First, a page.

Trinitarian scholars admit it!

In “The New Catholic Encyclopedia” (Bearing the Nihil Obstat and Imprimatur, indicating official approval) we get a glimpse of how the concept of the Trinity was not introduced into Christianity until close to four hundred years after Jesus (pbuh):

“…….It is difficult in the second half of the 20th century to offer a clear, objective and straightforward account of the revelation, doctrinal evolution, and theological elaboration of the Mystery of the trinity. Trinitarian discussion, Roman Catholic as well as other, present a somewhat unsteady silhouette.

Two things have happened. There is the recognition on the part of exegetes and Biblical theologians, including a constantly growing number of Roman Catholics, that one should not speak of Trinitarianism in the New Testament without serious qualification.

There is also the closely parallel recognition on the part of historians of dogma and systematic theologians that when one does speak of an unqualified Trinitarianism, one has moved from the period of Christian origins to, say, the last quadrant of the 4th century. It was only then that what might be called the definitive Trinitarian dogma

‘One God in three Persons’ became thoroughly assimilated into Christian life and thought … it was the product of 3 centuries of doctrinal development” (emphasis added).

“The New Catholic Encyclopedia” Volume XIV, p. 295.

They admit it!. Jesus’ twelve apostles lived and died never having heard of any “Trinity” !

Did Jesus leave his closest and dearest followers so completely and utterly baffled and lost that they never even realized the “true” nature of God? Did he leave them in such black darkness that neither they nor their children, nor yet their children’s children would ever come to recognize the “true” nature of the One they are to worship?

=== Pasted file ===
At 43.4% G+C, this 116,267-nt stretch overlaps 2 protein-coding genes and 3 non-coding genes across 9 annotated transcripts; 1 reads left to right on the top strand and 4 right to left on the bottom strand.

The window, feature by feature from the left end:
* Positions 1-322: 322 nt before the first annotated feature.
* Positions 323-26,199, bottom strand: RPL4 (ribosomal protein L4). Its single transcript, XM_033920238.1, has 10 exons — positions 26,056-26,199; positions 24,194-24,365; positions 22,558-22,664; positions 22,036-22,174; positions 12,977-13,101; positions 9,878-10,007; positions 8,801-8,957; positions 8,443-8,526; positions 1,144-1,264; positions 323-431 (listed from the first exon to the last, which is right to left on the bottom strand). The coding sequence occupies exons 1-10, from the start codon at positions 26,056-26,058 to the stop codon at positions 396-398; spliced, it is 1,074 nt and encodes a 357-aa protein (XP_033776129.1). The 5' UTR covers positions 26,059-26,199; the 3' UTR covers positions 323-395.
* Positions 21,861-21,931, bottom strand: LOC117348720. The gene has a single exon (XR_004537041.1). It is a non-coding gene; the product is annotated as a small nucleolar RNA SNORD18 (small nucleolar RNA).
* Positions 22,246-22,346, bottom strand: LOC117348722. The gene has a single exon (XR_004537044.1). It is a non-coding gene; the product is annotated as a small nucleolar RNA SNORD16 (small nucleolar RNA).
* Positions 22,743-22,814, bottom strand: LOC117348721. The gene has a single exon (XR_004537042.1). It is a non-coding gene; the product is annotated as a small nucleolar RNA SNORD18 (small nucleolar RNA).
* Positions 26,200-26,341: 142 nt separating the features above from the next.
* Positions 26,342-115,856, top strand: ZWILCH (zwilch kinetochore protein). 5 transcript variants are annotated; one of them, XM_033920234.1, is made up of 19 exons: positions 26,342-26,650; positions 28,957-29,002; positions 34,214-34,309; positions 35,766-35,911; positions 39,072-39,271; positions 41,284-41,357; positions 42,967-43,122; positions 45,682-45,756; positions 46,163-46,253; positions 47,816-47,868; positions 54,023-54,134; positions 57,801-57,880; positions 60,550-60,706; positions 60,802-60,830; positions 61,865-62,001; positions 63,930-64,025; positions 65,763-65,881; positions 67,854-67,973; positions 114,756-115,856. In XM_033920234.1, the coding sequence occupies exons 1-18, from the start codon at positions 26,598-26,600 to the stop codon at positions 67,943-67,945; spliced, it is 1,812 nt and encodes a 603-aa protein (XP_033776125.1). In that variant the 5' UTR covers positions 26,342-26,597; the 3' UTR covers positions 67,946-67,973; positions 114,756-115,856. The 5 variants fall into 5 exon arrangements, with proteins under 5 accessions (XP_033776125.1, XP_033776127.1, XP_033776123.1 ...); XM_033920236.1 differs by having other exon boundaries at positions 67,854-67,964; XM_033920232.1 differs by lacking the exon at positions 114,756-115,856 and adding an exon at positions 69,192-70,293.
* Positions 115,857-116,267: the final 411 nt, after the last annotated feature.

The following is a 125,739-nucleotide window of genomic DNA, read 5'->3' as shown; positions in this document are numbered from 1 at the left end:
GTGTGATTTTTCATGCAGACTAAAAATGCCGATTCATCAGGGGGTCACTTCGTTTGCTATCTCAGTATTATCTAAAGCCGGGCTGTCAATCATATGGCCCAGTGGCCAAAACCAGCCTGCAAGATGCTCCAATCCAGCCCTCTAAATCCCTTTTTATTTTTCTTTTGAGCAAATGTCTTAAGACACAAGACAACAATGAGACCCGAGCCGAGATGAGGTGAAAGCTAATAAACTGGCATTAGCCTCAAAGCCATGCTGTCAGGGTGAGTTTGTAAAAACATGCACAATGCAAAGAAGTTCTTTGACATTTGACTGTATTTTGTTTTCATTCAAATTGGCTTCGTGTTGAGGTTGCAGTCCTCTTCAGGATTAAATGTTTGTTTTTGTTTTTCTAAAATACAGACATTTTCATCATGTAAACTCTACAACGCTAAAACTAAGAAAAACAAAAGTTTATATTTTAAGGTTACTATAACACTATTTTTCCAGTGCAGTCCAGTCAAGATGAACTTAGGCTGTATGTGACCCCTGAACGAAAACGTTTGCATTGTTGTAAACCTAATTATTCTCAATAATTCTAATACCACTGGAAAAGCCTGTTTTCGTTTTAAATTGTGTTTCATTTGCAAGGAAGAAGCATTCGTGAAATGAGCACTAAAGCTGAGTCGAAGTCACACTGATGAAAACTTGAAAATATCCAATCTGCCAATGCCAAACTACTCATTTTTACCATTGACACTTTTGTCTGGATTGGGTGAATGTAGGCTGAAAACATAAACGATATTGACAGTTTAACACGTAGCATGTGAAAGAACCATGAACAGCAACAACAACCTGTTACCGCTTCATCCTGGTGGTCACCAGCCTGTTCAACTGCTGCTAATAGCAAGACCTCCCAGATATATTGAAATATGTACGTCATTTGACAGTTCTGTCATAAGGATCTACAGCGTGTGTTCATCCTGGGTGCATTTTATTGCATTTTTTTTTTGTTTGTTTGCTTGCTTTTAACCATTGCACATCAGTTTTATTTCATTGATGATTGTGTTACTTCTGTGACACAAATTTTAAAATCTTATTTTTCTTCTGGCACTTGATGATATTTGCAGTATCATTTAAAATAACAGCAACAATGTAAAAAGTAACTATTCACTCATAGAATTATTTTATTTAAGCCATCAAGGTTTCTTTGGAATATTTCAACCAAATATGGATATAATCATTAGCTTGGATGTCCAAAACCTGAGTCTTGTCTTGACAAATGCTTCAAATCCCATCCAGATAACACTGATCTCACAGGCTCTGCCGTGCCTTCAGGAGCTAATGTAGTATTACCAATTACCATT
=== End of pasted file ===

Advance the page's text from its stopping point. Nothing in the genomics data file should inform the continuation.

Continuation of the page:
Do we really want to allege that Jesus was so thoroughly incompetent in the discharge of his duties that he left his followers in such utter chaos that it would take them fully three centuries after his departure to finally piece together the nature of the One whom they are to worship?

Why did Jesus never, even once, just say “God, the Holy Ghost and I are three Persons in one Trinity. Worship all of us as one”? If he had only chosen to make just one such explicit statement to them he could have relieved Christianity of centuries of bitter disputes, division, and animosity.

Tom Harpur writes in his book “For Christ’s Sake”:

“What is most embarrassing for the church is the difficulty of proving any of these statements of dogma from the new Testament documents. You simply cannot find the doctrine of the Trinity set out anywhere in the Bible. St. Paul has the highest view of Jesus’ role and person, but nowhere does he call him God. Nor does Jesus himself anywhere explicitly claim to be the second person in the Trinity, wholly equal to his heavenly Father.